← Reviews

Inverting The Pyramid

Jonathan Wilson

Reviewed by Lorenzo Princi
Inverting The Pyramid by Jonathan Wilson
Cover Concept by Lorenzo Princi, 3 March 2013

Two sides equal, eleven players, one standing in goal, the others separated in lines across defense, mid-field and attack. The pitch marking equal for both, the rules objective, the referee impartial, the goal simple; Put a small round ball in a large rectangle mouth.

From the inception of the sport itself, the rules of football have changed little, at least once they were first officially penned. However the great debate has never been around the rules, it is seldom even about the players. The question has always come down to tactics, that is, how should the game be played?

In Inverting The Pyramid: The History of Football Tactics, Jonathan Wilson goes a long way to explain the evolution of tactics in the footballing world from day dot to the present. Spanning different cultures and approaches, from basic kick and chase to complex pressing systems, Wilson demonstrates how a change in philosophy could turn around results, excite fans and destroy the artist.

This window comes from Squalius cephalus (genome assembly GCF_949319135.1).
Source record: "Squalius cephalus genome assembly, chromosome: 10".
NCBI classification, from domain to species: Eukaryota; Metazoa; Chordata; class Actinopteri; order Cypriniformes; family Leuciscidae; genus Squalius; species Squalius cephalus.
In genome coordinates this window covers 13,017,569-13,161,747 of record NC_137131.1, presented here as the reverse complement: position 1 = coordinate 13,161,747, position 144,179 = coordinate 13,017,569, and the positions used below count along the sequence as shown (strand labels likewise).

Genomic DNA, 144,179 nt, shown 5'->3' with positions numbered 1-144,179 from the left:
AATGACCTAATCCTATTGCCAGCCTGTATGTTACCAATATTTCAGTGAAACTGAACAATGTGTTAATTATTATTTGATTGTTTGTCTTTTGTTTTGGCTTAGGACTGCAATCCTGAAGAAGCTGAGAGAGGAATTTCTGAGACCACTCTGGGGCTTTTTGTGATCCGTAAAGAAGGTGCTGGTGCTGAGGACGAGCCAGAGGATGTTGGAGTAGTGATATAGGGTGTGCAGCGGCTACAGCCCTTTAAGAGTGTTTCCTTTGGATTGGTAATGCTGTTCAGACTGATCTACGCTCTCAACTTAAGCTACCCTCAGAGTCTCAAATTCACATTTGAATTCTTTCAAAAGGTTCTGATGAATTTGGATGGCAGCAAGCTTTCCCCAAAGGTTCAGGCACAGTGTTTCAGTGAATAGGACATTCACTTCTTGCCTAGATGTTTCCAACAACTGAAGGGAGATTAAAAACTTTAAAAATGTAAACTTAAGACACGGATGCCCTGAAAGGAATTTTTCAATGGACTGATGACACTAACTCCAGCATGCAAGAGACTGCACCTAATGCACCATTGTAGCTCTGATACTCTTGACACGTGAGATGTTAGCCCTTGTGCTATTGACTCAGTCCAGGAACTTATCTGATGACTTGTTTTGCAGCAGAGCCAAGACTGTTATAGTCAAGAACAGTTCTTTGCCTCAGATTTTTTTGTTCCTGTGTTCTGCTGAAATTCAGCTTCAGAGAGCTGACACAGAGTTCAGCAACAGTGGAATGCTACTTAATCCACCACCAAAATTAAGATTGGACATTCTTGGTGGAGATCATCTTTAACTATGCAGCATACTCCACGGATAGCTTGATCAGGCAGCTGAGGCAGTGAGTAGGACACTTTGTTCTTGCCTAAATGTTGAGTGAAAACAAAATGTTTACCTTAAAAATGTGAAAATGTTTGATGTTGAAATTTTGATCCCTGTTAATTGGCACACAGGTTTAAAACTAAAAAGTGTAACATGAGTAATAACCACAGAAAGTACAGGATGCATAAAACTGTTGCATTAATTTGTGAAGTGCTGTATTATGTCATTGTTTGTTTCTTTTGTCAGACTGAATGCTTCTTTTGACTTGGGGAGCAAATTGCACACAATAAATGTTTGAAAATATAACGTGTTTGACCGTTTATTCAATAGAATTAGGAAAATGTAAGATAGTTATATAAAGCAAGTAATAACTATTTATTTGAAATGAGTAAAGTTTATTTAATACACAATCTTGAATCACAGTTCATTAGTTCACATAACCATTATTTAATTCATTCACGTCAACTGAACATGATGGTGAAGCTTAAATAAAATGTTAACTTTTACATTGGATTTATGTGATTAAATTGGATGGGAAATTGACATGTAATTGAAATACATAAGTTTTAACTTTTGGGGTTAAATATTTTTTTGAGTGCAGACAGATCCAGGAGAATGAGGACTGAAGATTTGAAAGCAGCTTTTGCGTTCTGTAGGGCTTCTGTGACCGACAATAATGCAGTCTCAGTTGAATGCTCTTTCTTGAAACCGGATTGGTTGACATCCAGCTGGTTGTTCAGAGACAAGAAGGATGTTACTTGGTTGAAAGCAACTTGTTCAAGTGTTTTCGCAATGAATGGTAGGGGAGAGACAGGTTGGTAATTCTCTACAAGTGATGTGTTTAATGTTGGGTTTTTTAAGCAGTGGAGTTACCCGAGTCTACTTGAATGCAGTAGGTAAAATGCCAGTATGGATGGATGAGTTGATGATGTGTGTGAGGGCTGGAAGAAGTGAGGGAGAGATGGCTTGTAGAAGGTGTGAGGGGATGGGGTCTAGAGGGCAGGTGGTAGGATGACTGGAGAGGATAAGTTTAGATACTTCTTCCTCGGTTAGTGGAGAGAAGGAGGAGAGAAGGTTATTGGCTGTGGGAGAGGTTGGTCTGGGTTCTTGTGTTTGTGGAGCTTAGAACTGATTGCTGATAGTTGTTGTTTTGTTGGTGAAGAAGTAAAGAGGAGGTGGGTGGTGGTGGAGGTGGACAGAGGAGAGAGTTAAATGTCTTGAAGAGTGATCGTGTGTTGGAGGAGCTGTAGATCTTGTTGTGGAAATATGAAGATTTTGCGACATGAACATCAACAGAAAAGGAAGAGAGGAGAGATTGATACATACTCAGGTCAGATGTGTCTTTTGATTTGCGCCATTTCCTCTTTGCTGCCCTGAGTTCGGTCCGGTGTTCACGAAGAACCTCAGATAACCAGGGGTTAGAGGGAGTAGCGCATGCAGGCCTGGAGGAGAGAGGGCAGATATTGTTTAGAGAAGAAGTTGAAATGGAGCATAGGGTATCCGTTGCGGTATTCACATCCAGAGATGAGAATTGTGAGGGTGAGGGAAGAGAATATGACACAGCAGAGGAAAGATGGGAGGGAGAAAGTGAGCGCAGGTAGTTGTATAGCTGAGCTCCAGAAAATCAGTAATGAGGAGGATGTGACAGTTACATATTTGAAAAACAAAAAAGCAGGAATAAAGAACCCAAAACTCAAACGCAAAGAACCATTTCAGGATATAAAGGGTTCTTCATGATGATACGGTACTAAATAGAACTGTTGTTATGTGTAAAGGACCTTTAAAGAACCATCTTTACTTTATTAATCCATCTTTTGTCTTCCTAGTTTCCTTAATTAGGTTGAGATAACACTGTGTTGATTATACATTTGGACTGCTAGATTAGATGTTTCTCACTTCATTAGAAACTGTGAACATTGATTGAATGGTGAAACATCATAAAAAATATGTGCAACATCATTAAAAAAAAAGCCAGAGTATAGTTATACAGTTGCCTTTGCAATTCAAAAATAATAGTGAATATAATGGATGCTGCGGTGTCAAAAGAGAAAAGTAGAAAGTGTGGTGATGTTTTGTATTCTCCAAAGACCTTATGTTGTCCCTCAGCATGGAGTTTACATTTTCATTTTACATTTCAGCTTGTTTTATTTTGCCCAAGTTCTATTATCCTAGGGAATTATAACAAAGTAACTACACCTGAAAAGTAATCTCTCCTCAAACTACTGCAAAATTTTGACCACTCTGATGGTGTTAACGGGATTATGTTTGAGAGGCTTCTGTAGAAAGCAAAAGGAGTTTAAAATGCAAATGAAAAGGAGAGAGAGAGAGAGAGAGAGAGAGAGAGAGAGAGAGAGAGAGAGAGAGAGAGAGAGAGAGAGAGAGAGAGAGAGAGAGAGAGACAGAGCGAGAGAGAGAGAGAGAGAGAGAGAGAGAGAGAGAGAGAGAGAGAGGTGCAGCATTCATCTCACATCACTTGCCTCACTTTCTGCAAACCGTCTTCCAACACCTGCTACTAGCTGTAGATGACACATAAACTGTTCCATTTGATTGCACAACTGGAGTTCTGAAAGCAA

Wilson's book is extremely well researched, with many historical facts and quotes from players, coaches and other key personas. It includes detailed examples of team formations (with diagrams) and thorough depictions of tactical approaches for all the significant teams across the globe, spanning a hundred or so years.

At the core of Inverting The Pyramid is a journey to discover the answer regarding the correct way to play Football. Should winning at all costs (even if it isn't pretty) take precedence? Or is beautiful one touch passing and individualism the way to showcase the game correctly? If so, how long will fans or board members be willing to watch this beautiful football if it means losses? Perhaps there is a way for football to be entertaining as well as successful? By examining the great teams of history and the tactical systems of the greatest coaches, Wilson goes a long way to answer these questions.

Wilson is informed, informative and entertaining. Read this book and be left with an understanding of how the great game developed from one major tactical development to another and how and why certain coaches had their teams playing a certain way.